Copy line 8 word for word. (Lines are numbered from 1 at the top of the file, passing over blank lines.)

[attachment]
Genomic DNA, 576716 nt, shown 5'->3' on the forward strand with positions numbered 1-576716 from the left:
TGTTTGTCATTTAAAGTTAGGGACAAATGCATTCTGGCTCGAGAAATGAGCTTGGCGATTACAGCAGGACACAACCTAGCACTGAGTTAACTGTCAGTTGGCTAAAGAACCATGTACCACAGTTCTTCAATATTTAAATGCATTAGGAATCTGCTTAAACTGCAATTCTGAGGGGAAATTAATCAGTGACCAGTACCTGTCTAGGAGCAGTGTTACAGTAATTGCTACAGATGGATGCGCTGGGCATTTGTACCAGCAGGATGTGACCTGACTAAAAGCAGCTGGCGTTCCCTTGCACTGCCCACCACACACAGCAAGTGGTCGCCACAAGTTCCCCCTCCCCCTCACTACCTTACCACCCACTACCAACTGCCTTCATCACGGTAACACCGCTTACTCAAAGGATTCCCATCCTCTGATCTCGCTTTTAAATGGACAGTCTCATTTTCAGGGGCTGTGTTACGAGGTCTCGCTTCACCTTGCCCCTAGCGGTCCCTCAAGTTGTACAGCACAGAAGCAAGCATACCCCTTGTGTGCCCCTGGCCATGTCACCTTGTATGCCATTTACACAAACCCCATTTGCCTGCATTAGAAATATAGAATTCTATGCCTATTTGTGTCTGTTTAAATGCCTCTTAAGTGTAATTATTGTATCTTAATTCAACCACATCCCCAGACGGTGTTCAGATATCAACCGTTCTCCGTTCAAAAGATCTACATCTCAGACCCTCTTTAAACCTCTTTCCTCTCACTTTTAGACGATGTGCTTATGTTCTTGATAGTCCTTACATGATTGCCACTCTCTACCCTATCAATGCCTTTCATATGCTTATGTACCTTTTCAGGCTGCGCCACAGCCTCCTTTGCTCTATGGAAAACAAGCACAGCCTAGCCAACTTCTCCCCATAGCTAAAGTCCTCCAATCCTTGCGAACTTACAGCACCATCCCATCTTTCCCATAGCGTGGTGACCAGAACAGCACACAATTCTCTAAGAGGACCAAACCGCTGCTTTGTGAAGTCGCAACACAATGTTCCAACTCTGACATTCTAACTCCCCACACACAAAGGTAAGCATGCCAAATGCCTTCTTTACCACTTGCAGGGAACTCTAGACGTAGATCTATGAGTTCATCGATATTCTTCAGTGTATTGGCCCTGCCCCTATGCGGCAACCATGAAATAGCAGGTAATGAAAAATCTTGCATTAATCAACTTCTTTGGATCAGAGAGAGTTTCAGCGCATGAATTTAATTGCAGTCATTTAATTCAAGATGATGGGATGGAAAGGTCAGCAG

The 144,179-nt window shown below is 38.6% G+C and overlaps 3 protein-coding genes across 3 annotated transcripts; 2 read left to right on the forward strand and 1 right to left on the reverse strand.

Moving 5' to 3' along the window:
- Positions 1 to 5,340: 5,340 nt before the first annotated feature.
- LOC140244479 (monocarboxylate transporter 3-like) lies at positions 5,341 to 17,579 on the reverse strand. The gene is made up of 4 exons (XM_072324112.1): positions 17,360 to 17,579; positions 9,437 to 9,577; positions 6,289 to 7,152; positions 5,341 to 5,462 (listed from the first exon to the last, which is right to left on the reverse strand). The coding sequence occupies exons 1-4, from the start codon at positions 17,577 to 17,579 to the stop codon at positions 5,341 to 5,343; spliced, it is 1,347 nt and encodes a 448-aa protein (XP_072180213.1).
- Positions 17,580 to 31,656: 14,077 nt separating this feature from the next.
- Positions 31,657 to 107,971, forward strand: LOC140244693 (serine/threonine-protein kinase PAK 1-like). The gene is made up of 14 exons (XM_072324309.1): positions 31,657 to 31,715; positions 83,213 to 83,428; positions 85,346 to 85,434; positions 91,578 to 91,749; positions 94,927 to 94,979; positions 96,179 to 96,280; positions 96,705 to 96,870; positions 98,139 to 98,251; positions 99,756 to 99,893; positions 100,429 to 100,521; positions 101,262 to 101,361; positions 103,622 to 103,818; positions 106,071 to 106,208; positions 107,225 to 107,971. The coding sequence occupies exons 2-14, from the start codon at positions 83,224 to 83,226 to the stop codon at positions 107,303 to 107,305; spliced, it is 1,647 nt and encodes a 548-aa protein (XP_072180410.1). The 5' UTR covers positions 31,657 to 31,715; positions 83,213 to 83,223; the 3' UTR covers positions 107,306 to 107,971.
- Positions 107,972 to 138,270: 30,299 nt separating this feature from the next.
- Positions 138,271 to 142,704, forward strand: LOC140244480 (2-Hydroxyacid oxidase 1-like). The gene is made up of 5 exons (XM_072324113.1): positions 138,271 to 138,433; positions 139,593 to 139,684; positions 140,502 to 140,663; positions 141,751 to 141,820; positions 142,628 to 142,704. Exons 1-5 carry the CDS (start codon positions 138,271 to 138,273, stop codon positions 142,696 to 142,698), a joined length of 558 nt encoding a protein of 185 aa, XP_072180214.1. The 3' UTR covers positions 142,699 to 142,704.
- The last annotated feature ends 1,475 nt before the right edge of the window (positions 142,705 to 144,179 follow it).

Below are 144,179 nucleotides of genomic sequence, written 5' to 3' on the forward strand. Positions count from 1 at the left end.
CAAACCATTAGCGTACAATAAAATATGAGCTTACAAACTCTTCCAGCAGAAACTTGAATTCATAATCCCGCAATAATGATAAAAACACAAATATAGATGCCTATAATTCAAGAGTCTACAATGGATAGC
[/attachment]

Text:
- Positions 31,657 to 107,971, forward strand: LOC140244693 (serine/threonine-protein kinase PAK 1-like). The gene is made up of 14 exons (XM_072324309.1): positions 31,657 to 31,715; positions 83,213 to 83,428; positions 85,346 to 85,434; positions 91,578 to 91,749; positions 94,927 to 94,979; positions 96,179 to 96,280; positions 96,705 to 96,870; positions 98,139 to 98,251; positions 99,756 to 99,893; positions 100,429 to 100,521; positions 101,262 to 101,361; positions 103,622 to 103,818; positions 106,071 to 106,208; positions 107,225 to 107,971. The coding sequence occupies exons 2-14, from the start codon at positions 83,224 to 83,226 to the stop codon at positions 107,303 to 107,305; spliced, it is 1,647 nt and encodes a 548-aa protein (XP_072180410.1). The 5' UTR covers positions 31,657 to 31,715; positions 83,213 to 83,223; the 3' UTR covers positions 107,306 to 107,971.